Bernal, unconvinced, busted it out of the batter's box.

"I've never hit a home run before, so I don't know how to trot," Bernal said.

Though the home run was his first, Bernal has been a steady presence for UK all season. He's batting .288, but is just as important for the leadership he developed in part during his half-season out with injury.

"He's just an older kid that's really mature that people respect," Henderson said. "He's a good player, gives us some flexibility when A.J.'s pitching. He's kind of a team favorite. He's a kid that everybody respects and admires."

A lot of that respect and admiration comes from the way Bernal handles his split role. Whether he's starting or coming off the bench, he's the same person and player.

"It takes a good attitude," Henderson said. "It takes all the things that your mom and dad try to teach you as a kid: have a good attitude, try really hard, and be nice to other people. They are basics and he does them well. He is a kid that appreciates what he is a part of and the kids respect him. He is a hard worker and a good player, which is a pretty good combination for us."

Marcus Lee had 10 points, eight rebounds and two blocks in UK's Elite Eight win over Michigan. (Chet White, UK Athletics) Marcus Lee had 10 points, eight rebounds and two blocks in UK's Elite Eight win over Michigan. (Chet White, UK Athletics)
For the last few months, Marcus Lee toiled in anonymity. Well, as much anonymity as is possible for a 6-foot-9 former McDonald's All-American on the UK campus.

That came to an end in a big way after he exploded to help lead Kentucky to the Final Four, and at no point was that clearer than on Tuesday morning.

Walking into a marketing class of about 200, Lee was welcomed by a standing ovation.

"It was just awesome," Lee said. "If you could see me blush, I was probably blushing."

Lee, after a 17-point collegiate debut, found himself buried on the bench due to an illness that caused him to drop 15 pounds and the play of Willie Cauley-Stein and Dakari Johnson. But an injury to Cauley-Stein in the Sweet 16 created an opportunity and Lee -- delivering on a prediction of a big game by John Calipari -- capitalized.

An afterthought on Michigan's scouting report, Lee had four put-back dunks in the first half alone en route to 10 points, eight rebounds, two blocks and a spot on the Midwest Region All-Tournament Team. Since then, on top of his lecture-hall greeting, Lee has been treated to a barrage of text messages and calls from friends from his home of Antioch, Calif.

"They were just so proud of me, so I'm just glad that they have my back," Lee said.

But if you're concerned about Lee letting a little success go to his head, you can rest easy. Speaking to the media on Tuesday, Lee could hardly make it through two questions without having to dab sweat from his brow after what was clearly an intense pre-practice workout.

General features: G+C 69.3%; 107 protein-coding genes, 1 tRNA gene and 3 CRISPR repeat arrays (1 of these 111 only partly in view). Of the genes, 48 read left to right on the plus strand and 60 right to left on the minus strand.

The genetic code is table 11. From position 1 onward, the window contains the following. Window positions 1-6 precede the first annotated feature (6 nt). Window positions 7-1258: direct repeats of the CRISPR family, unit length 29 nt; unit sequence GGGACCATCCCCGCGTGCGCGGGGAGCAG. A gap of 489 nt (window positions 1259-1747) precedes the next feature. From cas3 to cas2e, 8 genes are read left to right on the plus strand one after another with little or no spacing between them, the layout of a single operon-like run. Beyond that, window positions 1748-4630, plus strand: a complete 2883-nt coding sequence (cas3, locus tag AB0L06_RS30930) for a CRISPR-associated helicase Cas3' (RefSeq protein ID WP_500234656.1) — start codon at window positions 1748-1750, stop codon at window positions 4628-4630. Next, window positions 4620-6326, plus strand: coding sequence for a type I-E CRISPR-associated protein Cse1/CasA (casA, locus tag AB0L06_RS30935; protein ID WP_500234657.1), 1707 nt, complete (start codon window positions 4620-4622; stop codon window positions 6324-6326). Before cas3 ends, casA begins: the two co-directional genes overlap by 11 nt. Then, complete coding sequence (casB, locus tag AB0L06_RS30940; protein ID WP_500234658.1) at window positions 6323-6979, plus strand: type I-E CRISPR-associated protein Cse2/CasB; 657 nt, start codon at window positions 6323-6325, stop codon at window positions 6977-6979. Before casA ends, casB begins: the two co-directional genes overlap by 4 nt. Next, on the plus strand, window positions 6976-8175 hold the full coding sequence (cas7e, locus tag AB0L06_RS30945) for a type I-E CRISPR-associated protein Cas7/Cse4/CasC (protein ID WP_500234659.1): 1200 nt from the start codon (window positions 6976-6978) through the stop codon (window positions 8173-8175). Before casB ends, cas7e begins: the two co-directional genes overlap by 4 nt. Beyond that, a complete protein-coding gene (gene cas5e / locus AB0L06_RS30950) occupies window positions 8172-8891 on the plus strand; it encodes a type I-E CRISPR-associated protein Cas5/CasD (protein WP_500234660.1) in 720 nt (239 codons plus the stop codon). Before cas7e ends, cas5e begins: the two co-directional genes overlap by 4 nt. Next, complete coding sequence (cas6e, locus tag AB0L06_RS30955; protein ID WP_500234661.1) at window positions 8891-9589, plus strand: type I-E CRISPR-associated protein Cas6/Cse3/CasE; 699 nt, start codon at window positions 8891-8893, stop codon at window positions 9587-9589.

"That's what right now is for, is just to get in the gym and keep up what I started to make sure I'm always working to better so they're not just looking at one thing I can do," Lee said. "I'm just broadening my horizons as we go."

Lee surely won't be sneaking up on Wisconsin when UK plays for a spot in the national championship game at 8:49 p.m. ET, so the broader his horizons the better.

Cauley-Stein remains doubtful for the matchup, leaving the Wildcats to deal with talented 7-footer Frank Kaminsky without their most versatile post defender. Kaminsky leads the Badgers in scoring and rebounding and has 3-point range, hitting 37 of 98 (37.8 percent) of his attempts on the season.

"He's going to be a handful," Calipari said.

It's a handful the Cats are thankful to have to deal with.

UK is one of just four teams still dancing, a fact the players celebrated wildly on Sunday. Back home in Lexington, fellow students took to the streets, which wasn't lost on the Cats.

"I've seen pictures on Instagram and stuff," Andrew Harrison said. "That's pretty crazy. That just shows how much school spirit we have."

That display of school spirit in the rearview mirror, the Cats go back to work. As plain as the joy on players' faces was to see in a postgame dog pile and receiving the Midwest Regional trophy, UK is having no problem with that.

"When you realize you're going to the Final Four of course you're going to celebrate, but, look," Julius Randle said, nodding his head toward Aaron Harrison and James Young firing jumpers on the Joe Craft Center practice floor, "guys are in the gym working right now. So we're not done yet."

If that's true, it could be more than Lee getting in-class standing ovations a week from now.

To bring you more expansive coverage, CoachCal.com and Cat Scratches will be joining forces for the postseason. You can read the same great stories you are accustomed to from both sites at CoachCal.com and UKathletics.com/blog, but now you'll enjoy even more coverage than normal.